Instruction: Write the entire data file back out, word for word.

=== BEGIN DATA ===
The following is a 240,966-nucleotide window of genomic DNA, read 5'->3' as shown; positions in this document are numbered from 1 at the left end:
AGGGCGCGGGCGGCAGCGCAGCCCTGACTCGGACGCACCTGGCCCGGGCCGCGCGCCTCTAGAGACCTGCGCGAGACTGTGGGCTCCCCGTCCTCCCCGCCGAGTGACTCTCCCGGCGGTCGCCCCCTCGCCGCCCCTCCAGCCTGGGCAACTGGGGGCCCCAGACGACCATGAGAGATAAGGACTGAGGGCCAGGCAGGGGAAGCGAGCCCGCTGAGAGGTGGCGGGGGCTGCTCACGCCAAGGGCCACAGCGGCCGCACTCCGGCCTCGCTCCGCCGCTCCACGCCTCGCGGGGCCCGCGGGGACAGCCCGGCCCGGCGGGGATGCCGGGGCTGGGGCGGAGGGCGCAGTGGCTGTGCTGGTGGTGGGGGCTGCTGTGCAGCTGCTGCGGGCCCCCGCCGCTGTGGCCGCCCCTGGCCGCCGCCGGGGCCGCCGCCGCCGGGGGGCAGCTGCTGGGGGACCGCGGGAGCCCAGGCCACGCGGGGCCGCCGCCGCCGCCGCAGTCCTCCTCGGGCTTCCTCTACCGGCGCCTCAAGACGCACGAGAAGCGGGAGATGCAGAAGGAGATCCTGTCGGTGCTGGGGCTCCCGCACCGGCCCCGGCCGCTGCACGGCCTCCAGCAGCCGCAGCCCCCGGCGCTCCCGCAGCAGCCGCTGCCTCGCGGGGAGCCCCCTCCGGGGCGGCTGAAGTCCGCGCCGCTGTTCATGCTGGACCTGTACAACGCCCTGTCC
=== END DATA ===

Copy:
The following is a 240,966-nucleotide window of genomic DNA, read 5'->3' as shown; positions in this document are numbered from 1 at the left end:
AGGGCGCGGGCGGCAGCGCAGCCCTGACTCGGACGCACCTGGCCCGGGCCGCGCGCCTCTAGAGACCTGCGCGAGACTGTGGGCTCCCCGTCCTCCCCGCCGAGTGACTCTCCCGGCGGTCGCCCCCTCGCCGCCCCTCCAGCCTGGGCAACTGGGGGCCCCAGACGACCATGAGAGATAAGGACTGAGGGCCAGGCAGGGGAAGCGAGCCCGCTGAGAGGTGGCGGGGGCTGCTCACGCCAAGGGCCACAGCGGCCGCACTCCGGCCTCGCTCCGCCGCTCCACGCCTCGCGGGGCCCGCGGGGACAGCCCGGCCCGGCGGGGATGCCGGGGCTGGGGCGGAGGGCGCAGTGGCTGTGCTGGTGGTGGGGGCTGCTGTGCAGCTGCTGCGGGCCCCCGCCGCTGTGGCCGCCCCTGGCCGCCGCCGGGGCCGCCGCCGCCGGGGGGCAGCTGCTGGGGGACCGCGGGAGCCCAGGCCACGCGGGGCCGCCGCCGCCGCCGCAGTCCTCCTCGGGCTTCCTCTACCGGCGCCTCAAGACGCACGAGAAGCGGGAGATGCAGAAGGAGATCCTGTCGGTGCTGGGGCTCCCGCACCGGCCCCGGCCGCTGCACGGCCTCCAGCAGCCGCAGCCCCCGGCGCTCCCGCAGCAGCCGCTGCCTCGCGGGGAGCCCCCTCCGGGGCGGCTGAAGTCCGCGCCGCTGTTCATGCTGGACCTGTACAACGCCCTGTCC